How to Get Gigs on Sonicbids

A while ago, I wrote this article about How to Get Better Results From Your Sonicbids Submissions. Since then, there have been a few changes to the site (both for promoters as well as performers). All of the advice from the first article still applies so if you haven’t read it, take a look at it first.


Here’s some practical advice for those of you who would like to use Sonicbids to get gigs and what my thoughts are on it (both as an artist as well as a promoter):


  1. Make Your EPK Stand Out: There’s nothing worse than submitting an incomplete EPK. This includes tour dates. Contrary to what you might think, the EPK is the first thing that the promoter sees, not the submission questions that you’re sometimes required to complete. If you plan on using Sonicbids often (let’s face it, it’s one of the few ways to submit to SXSW, CMJ, or some other opportunities), then splurge a little and pay for the premium account, at least for the months that you’re using it often. Get your elevator pitch down. Grab their attention immediately. Listing the band members in your bio (unless you have a celebrity in the lineup) is a waste of time, same with spending an entire paragraph talking about what you sound like. Instead, focus on what sets you apart from every other artist, how you will make them money, and a deep understanding of your target audience.  Use bullet points when possible: if it easier to read and you make every sentence count, promoters are more likely to read it thoroughly. If you are not as active, simply downgrade your account later.
  2. When Submitting to Gigs, Use the Sort Function: If you want more time and attention spent on your EPK, then get in line first. When you log into your profile, click on “Find Gigs” and then sort the listings by “Date Added.” Check this often. Artists that get in the door first show initiative and have a better chance of getting in (as opposed to those who submit last, after most of the decisions have already been made). Make it a weekly habit to check your status/messages from promoters and follow up. If you want to try being the last one in, you can always sort for submissions based on their deadline.
  3. Link Your Account to All Other Social Media Sites: As soon as a promoter opens your EPK in a submission window, your social media stats are featured. In fact, they are shown more prominently than your bio or anything else. Right of the bat, a promoter will see how many fans you have on Myspace, what your Jango score is, and how many fans you have. Leave no stone unturned: even as irreverent  Myspace is, a higher number of fans on your profile still looks more impressive than an empty space. To add sites, click on “Edit My EPK” and enter the field in “Other Sites.” Drag the most prominent and active sites to the top. While you’re there. customized your URL. It looks much better to be than a collection of numbers/letters.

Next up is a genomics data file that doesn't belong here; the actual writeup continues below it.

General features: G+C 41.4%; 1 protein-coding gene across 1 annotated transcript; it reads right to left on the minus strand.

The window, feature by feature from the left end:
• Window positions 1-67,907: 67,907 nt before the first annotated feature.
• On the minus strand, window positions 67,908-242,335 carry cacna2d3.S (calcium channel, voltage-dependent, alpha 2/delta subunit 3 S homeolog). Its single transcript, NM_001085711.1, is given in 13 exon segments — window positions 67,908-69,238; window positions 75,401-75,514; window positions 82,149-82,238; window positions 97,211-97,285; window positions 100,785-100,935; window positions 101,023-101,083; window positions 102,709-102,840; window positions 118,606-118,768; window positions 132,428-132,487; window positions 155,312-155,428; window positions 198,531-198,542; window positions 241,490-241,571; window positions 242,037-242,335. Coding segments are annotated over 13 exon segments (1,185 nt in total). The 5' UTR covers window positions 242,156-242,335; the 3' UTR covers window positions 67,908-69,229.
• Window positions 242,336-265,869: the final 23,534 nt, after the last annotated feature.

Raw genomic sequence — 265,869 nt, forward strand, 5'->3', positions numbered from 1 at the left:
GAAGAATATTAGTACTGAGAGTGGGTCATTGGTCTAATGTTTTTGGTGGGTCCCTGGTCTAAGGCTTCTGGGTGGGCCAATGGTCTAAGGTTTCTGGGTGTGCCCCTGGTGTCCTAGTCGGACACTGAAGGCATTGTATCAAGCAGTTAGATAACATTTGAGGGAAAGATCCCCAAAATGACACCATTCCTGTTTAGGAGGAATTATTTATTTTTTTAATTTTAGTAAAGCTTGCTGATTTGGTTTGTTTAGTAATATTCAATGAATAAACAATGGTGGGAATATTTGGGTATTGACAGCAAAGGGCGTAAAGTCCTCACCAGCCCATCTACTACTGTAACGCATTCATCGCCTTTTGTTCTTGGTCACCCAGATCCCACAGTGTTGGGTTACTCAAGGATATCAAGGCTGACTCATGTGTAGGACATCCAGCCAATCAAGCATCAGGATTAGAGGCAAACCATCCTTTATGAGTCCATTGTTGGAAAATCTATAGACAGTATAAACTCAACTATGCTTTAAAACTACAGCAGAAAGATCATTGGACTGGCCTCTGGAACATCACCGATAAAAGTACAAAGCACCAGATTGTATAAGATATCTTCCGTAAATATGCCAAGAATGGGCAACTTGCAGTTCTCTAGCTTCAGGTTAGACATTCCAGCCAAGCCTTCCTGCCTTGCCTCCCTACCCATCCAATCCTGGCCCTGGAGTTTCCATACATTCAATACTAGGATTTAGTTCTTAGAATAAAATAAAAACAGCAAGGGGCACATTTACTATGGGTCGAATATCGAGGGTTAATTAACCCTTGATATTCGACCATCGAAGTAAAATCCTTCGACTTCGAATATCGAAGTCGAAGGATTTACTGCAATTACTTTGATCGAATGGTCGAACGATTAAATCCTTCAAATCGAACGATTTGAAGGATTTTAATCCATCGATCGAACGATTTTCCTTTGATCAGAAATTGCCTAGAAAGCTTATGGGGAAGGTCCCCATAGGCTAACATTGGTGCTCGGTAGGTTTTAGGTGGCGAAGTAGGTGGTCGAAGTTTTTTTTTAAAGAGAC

4. See What Others Are Doing: Check out the EPK’s of artists getting the most gigs each week (Track Buzz) so you can see what they’re doing right. Getting gigs helps you get more gigs (believe it or not, the little icons you get for “Booking your first 25, 50, or 100 gigs does stand out and is highlighted to the promoter).
  5. Keep Up With Your Stats: If you have a premium account, you get access to your profile stats (Manage EPK>My Stats) so you can see how many views/plays you’re receiving, what parts of your profile are being looked at, etc. However, one of the greatest features is the oft-ignored “Plugins” section on the right hand side. The social media stats/buzz that you see here are the ones that are shared with promoters. If the Twitter Buzz results are pulling up results that are not relevant, make adjustments to the search query so that your music is being talked about (and not something else with a similar name).
  6. Keep the Gig Calendar Full: I know, it’s a pain. Shows to enter on your own site, Reverb Nation, Myspace, Facebook Events, etc. It can get overwhelming with the amount of data entry. However, Murphy’s Law suggests that wherever you forget to include your tour dates, that will probably be the area that the promoter looks at. Promoters don’t have the time to following up with each of your sites to see how busy your band is. You might have an extensive tour booked all over the world on your website, but if someone looks at your EPK’s empty gig list, you’re going to look pretty pathetic. If it’s easier, delegate calendar updates in the band to different members – just make sure that the same basic information (show time, entry fee, etc.) is the same across the board.


Whether you like it or not, Sonicbids is a tool that is being used by many, many promoters, especially larger music festivals. If you are going to use the site, then do it properly so that you can maximize the results. If not, then focus on your own sites that you do well (most of the basic principles remain the same).


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